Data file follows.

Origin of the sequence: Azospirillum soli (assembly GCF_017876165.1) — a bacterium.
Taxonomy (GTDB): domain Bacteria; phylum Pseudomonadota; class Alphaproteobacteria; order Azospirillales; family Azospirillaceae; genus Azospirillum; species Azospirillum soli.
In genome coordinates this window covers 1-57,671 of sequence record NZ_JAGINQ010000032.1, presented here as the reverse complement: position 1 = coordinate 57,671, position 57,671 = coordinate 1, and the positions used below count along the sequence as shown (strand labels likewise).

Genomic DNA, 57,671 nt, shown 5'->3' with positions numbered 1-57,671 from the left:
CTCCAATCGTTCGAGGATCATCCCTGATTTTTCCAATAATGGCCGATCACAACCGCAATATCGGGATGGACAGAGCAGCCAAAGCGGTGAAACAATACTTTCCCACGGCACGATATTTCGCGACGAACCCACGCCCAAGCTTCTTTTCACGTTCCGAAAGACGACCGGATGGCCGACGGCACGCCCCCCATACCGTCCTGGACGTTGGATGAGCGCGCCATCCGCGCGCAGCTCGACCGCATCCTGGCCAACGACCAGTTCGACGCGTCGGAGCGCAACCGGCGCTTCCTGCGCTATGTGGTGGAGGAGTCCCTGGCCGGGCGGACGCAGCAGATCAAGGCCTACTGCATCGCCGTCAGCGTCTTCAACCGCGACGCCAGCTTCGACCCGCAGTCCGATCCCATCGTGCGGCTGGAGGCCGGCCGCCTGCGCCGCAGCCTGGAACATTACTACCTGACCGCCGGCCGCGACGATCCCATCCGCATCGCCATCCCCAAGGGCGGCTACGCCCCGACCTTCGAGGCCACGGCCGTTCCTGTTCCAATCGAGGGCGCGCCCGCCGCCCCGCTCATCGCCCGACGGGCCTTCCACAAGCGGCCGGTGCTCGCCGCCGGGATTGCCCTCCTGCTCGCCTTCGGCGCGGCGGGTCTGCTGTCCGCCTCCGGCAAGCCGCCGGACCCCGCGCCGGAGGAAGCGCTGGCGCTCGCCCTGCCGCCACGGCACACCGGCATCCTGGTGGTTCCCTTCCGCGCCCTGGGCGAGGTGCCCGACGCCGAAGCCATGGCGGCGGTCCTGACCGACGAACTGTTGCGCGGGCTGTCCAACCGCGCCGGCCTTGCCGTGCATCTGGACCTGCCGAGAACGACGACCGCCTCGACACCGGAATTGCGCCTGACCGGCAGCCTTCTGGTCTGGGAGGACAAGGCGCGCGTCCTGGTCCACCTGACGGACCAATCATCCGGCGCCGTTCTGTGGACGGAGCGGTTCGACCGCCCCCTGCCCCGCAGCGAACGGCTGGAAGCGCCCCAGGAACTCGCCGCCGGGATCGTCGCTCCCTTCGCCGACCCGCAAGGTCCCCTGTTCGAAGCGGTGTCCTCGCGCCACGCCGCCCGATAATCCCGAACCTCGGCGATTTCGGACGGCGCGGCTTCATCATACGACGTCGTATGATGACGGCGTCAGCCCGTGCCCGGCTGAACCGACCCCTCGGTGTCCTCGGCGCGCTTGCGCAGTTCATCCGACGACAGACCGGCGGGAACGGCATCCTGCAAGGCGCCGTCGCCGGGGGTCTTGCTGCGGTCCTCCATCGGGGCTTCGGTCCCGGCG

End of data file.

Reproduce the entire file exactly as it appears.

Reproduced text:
Origin of the sequence: Azospirillum soli (assembly GCF_017876165.1) — a bacterium.
Taxonomy (GTDB): domain Bacteria; phylum Pseudomonadota; class Alphaproteobacteria; order Azospirillales; family Azospirillaceae; genus Azospirillum; species Azospirillum soli.
In genome coordinates this window covers 1-57,671 of sequence record NZ_JAGINQ010000032.1, presented here as the reverse complement: position 1 = coordinate 57,671, position 57,671 = coordinate 1, and the positions used below count along the sequence as shown (strand labels likewise).

Genomic DNA, 57,671 nt, shown 5'->3' with positions numbered 1-57,671 from the left:
CTCCAATCGTTCGAGGATCATCCCTGATTTTTCCAATAATGGCCGATCACAACCGCAATATCGGGATGGACAGAGCAGCCAAAGCGGTGAAACAATACTTTCCCACGGCACGATATTTCGCGACGAACCCACGCCCAAGCTTCTTTTCACGTTCCGAAAGACGACCGGATGGCCGACGGCACGCCCCCCATACCGTCCTGGACGTTGGATGAGCGCGCCATCCGCGCGCAGCTCGACCGCATCCTGGCCAACGACCAGTTCGACGCGTCGGAGCGCAACCGGCGCTTCCTGCGCTATGTGGTGGAGGAGTCCCTGGCCGGGCGGACGCAGCAGATCAAGGCCTACTGCATCGCCGTCAGCGTCTTCAACCGCGACGCCAGCTTCGACCCGCAGTCCGATCCCATCGTGCGGCTGGAGGCCGGCCGCCTGCGCCGCAGCCTGGAACATTACTACCTGACCGCCGGCCGCGACGATCCCATCCGCATCGCCATCCCCAAGGGCGGCTACGCCCCGACCTTCGAGGCCACGGCCGTTCCTGTTCCAATCGAGGGCGCGCCCGCCGCCCCGCTCATCGCCCGACGGGCCTTCCACAAGCGGCCGGTGCTCGCCGCCGGGATTGCCCTCCTGCTCGCCTTCGGCGCGGCGGGTCTGCTGTCCGCCTCCGGCAAGCCGCCGGACCCCGCGCCGGAGGAAGCGCTGGCGCTCGCCCTGCCGCCACGGCACACCGGCATCCTGGTGGTTCCCTTCCGCGCCCTGGGCGAGGTGCCCGACGCCGAAGCCATGGCGGCGGTCCTGACCGACGAACTGTTGCGCGGGCTGTCCAACCGCGCCGGCCTTGCCGTGCATCTGGACCTGCCGAGAACGACGACCGCCTCGACACCGGAATTGCGCCTGACCGGCAGCCTTCTGGTCTGGGAGGACAAGGCGCGCGTCCTGGTCCACCTGACGGACCAATCATCCGGCGCCGTTCTGTGGACGGAGCGGTTCGACCGCCCCCTGCCCCGCAGCGAACGGCTGGAAGCGCCCCAGGAACTCGCCGCCGGGATCGTCGCTCCCTTCGCCGACCCGCAAGGTCCCCTGTTCGAAGCGGTGTCCTCGCGCCACGCCGCCCGATAATCCCGAACCTCGGCGATTTCGGACGGCGCGGCTTCATCATACGACGTCGTATGATGACGGCGTCAGCCCGTGCCCGGCTGAACCGACCCCTCGGTGTCCTCGGCGCGCTTGCGCAGTTCATCCGACGACAGACCGGCGGGAACGGCATCCTGCAAGGCGCCGTCGCCGGGGGTCTTGCTGCGGTCCTCCATCGGGGCTTCGGTCCCGGCG